Tips for a Stress Free Holiday

This Thanksgiving, say goodbye to entertaining stress! These simple Thanksgiving tips can help you plan a day that everyone can love.

Make a Plan

Nothing is impossible once you break it down into simple steps! So: Get your menu set and your shopping done a few days before; jot down a schedule (e.g., what’s being cooked in what order, who’s arriving when, how you’ll pace the hors d’oeuvres, dinner, and dessert) and build in some socializing time for yourself; and make sure there’s enough seating for all your guests.

 

Back to the Future

Nothing beats a recipe that’s been passed down for generations. Send happy Thanksgiving memories into the future by preparing a family favorite or two – you could even have copies of the recipes for guests to take home.

 

Get an Early Start

Check those recipes to see what you can make in advance. Stocks for gravy, sides, and dough are all good candidates for pre-prep.

 

Ready…Set…Set the Table!

Tablescaping game on. Check out our Harvest tabletop here.

 

Card Your Guests

Hosting a crowd? Assign seats with place cards, mixing friends and family to create a more social experience.

 

The Warmest Welcome

Greet your guests with a signature cocktail or a steamy mug of hot mulled cider (with or without the rum!).

 

Open with a Wow

Feel like stretching those creative culinary muscles? Start with one over-the-top appetizer to get your party started.

 

Child’s Play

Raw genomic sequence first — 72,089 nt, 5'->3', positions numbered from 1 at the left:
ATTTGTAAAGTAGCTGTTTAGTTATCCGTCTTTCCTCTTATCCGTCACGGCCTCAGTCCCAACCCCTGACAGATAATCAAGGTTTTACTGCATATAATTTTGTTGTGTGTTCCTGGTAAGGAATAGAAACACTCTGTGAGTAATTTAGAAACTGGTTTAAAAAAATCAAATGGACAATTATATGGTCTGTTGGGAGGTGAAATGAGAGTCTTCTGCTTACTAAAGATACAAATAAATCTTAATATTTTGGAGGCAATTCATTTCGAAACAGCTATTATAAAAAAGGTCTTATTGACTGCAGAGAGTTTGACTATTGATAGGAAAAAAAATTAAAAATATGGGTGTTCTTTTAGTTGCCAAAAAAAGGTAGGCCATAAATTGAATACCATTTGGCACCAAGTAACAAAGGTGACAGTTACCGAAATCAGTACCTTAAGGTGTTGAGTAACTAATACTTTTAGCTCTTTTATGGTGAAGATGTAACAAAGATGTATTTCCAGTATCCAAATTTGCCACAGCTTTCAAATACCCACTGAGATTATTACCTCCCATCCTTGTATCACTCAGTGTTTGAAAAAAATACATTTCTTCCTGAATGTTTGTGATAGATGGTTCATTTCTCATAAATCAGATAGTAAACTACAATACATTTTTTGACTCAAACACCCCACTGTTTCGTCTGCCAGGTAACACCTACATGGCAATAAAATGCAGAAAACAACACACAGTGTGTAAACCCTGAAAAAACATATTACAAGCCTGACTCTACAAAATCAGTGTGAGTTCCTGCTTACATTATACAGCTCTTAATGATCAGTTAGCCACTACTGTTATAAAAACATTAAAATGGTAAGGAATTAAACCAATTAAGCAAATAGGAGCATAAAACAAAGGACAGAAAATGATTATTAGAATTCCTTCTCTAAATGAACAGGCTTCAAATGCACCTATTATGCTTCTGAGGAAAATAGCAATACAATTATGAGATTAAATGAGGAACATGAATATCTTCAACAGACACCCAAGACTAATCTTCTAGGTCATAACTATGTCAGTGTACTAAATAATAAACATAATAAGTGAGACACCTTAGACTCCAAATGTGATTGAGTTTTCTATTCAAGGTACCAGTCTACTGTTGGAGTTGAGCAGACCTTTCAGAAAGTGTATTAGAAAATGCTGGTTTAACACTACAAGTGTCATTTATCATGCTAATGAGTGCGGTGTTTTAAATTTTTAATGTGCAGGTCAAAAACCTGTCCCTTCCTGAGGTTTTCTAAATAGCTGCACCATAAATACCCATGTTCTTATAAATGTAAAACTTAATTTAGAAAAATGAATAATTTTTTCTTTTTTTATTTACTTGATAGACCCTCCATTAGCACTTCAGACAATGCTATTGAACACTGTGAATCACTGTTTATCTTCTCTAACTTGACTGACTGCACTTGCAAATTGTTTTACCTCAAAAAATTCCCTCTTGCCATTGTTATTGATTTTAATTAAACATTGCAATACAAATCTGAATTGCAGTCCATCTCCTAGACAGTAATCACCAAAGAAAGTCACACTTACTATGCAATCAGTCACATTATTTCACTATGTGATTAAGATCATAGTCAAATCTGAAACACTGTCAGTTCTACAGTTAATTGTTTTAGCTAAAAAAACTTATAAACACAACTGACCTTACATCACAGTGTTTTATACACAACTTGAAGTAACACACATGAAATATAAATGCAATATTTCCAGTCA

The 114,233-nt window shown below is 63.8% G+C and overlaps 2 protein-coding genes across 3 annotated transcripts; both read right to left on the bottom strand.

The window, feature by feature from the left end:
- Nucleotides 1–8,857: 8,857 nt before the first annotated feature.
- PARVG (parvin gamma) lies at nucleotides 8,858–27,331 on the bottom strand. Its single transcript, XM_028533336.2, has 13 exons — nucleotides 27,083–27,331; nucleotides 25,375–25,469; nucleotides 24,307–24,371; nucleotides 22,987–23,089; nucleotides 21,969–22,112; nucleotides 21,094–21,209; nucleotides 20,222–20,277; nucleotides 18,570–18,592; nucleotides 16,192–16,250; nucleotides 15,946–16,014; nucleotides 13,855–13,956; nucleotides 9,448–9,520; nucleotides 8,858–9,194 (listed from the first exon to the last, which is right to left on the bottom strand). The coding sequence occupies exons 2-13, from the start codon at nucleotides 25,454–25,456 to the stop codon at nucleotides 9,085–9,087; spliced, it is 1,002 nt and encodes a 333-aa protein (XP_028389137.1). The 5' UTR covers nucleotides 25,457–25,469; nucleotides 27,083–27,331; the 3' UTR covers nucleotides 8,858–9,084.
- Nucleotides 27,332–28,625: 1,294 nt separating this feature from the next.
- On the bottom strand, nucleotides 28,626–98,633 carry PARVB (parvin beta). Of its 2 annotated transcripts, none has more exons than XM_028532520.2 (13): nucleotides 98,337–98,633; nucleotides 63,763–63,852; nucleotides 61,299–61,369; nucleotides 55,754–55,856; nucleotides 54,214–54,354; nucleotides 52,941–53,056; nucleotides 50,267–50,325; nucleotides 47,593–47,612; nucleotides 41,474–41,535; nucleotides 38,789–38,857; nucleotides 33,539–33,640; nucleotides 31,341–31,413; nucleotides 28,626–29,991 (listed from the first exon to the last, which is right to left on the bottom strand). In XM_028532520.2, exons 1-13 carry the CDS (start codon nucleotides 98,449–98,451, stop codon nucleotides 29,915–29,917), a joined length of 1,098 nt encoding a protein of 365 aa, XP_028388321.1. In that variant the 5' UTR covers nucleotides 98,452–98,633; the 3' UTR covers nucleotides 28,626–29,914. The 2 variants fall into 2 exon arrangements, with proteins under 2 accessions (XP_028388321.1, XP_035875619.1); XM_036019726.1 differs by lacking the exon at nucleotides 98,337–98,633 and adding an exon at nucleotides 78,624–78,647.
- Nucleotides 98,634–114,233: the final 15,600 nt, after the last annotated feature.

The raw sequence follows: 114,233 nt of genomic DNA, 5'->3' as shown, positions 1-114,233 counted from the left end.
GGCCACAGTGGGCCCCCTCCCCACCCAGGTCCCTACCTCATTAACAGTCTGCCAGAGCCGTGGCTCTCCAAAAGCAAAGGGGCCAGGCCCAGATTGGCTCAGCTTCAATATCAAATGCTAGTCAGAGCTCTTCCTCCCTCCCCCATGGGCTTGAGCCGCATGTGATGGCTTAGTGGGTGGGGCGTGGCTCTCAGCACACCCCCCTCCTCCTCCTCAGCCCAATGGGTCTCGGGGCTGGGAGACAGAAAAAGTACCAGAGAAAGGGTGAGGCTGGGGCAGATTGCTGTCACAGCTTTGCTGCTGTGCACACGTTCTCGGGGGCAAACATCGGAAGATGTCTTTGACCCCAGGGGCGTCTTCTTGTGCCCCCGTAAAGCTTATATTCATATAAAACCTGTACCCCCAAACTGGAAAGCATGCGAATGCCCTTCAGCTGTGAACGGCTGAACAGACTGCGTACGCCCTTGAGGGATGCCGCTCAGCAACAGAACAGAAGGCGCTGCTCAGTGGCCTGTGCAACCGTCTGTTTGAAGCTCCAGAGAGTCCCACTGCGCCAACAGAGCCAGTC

Set up games, an easy craft, or a space where the little ones can put together a simple yummy dessert, and they won’t have time to ask, “Is it ready yet?”

 

Pass the Sanity, Please

If there are lots of people or lots of dishes, simplify your hosting duties: Set up a buffet near the table and let guests serve themselves.


Behind the Design: How One Partnership Turned into a Friendship

When design consultant Gabriella met her client, Renee, to go over ideas for her master bedroom, the women had no idea that a “wow factor” project would bloom into a fabulous friendship. Renee is now married with a baby—and she’s still happy to call Gabriella a friend.  “As my life has grown and evolved, Gabriella has grown and evolved with me,” she says.

At Ethan Allen, we like to think of it as added value!


At Ethan Allen we’ve been on the move, to bring global design home to you! We call it Passport.

At Ethan Allen, we’ve been on the move, exploring new places and styles, new colors and finishes, new fabrics, and fresh, new pieces designed to bring the world home to you. We call it Passport, home furnishings and accents inspired by the rich tapestry of cultures from around the globe.

Passport is drawn from looks past and present, near and far—from India’s hand-knotted rugs to campaign-style dressers, from Ming Dynasty-inspired display cabinets and occasional tables that hint of pagodas, to woven rattan chairs designed in the rich tradition of British Colonial style.

Passport is exotic yet warm, collected, authentic, and livable. There’s something for everyone to love, whether you’re an armchair tourist (by the way, have we got an armchair for you!) or an intrepid traveler. Passport is your license to live adventurously, anywhere in the world.

We invite you to indulge your wanderlust in the comfort of your own home. Take a look—and come along for the ride!


Pattern in Interior Design: Q&A With Tad Donovan

Designers know that pattern is a powerful decorating tool; some would argue that it has even more currency than color. Tad Donovan is someone who knows the importance of pattern—and he uses it often when he designs spaces for Ethan Allen. Tad, who is based in Fort Lauderdale, is our latest Design Star.

We caught up with him recently and asked him to share his strategies for making the most of pattern in his projects.

EA: What does pattern bring to the design table?

TD: Pattern brings visual interest and an element of excitement to a room. It offers infinite possibilities for creating a space that really suits a client. It allows us to seamlessly integrate their personalities.